5. Under the PFA sec 67, all the offenses except those mentioned under sec 63 can be trail summary.
  6. In the cases for which there is no record is made of the evidence or charge sheet framed. The particulars are entered in the register.


  • Each province has its chief criminal courts having the ultimate power of appeal and supervision. This court is called the High Court.
  • Next in grade comes the court of sessions.
  • Session judges are separate from civil judges and revenue commissioner.
  • Session courts never take these cases by the direct complaint of any person or the direct report of police but only after committed by a magistrate.
  • Magistrate holds an inquiry, takes write down the pieces of evidence for the prosecution, examines the accused if necessary and draws write up a charge.
  • He analyses the case and records his reason for concluding that a case is established and commits the cases to the session.
  • When a trail is held, evidence on both sides reheard and judgment is given.
  • The courts of the magistrate are most important for forest cases.
  • Magistrates are classified into three classes:
    1. Magistrate of the 1st class can sentence up to 2 years imprisonment and Rs 1000/- fine including the whipping and solitary confinement.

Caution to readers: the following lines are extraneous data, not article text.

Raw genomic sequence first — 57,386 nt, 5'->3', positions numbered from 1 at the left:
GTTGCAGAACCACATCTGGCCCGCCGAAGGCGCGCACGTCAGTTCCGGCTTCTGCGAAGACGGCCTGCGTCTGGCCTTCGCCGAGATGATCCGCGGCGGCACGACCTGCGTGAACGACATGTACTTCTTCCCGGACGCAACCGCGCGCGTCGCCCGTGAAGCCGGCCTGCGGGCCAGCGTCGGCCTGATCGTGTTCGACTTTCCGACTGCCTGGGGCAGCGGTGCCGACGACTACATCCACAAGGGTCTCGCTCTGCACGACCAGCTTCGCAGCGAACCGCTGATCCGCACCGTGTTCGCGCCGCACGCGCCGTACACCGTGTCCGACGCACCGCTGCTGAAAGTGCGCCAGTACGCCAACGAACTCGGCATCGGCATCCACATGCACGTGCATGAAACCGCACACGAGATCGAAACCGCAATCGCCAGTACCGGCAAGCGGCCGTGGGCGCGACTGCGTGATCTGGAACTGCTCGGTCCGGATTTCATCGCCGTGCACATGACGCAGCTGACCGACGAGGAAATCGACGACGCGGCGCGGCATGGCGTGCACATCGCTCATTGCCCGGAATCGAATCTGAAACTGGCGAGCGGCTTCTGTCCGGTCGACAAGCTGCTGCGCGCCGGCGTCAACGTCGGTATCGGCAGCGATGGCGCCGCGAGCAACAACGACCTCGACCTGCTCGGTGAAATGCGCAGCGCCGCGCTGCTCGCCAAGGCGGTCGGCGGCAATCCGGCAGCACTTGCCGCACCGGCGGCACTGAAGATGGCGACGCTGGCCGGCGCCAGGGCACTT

2. Magistrate of the 2nd class can sentence up to 6 months imprisonment and can fine Rs 200/- with solitary confinement and whipping; if authorized by local govt.
    3. Magistrate of the 3rd class can sentence up to one-month imprisonment and up to 50/- fine.
  • The highest magistrate, District Magistrate or Collector or Deputy Commissioner posses all powers of the magistrate.
  • There is also sub-divisional magistrate with the power of 1st class magistrate.
  • With respect to forest act and special law, the 3rd class magistrate can sentence up to one-year imprisonment; 2nd class magistrate can sentence up to 3 years. And 1st class magistrate can sentence up to 7 years imprisonment.
  • If the case is beyond one magistrate, he must stop the proceeding and submit the case to the superior magistrate who will heat it himself or refer to same competent court. Most Forest offenses can be tried by any magistrate if the punishment really exceeds.

For correction and improvements please use the comments section below.

Naeem Javid Muhammad Hassani is working as Conservator of Forests in Balochistan Forest & Wildlife Department (BFWD). He is the CEO of Tech Urdu ( Forestrypedia (, All Pak Notifications (, Essayspedia, etc & their YouTube Channels). He is an Environmentalist, Blogger, YouTuber, Developer & Vlogger.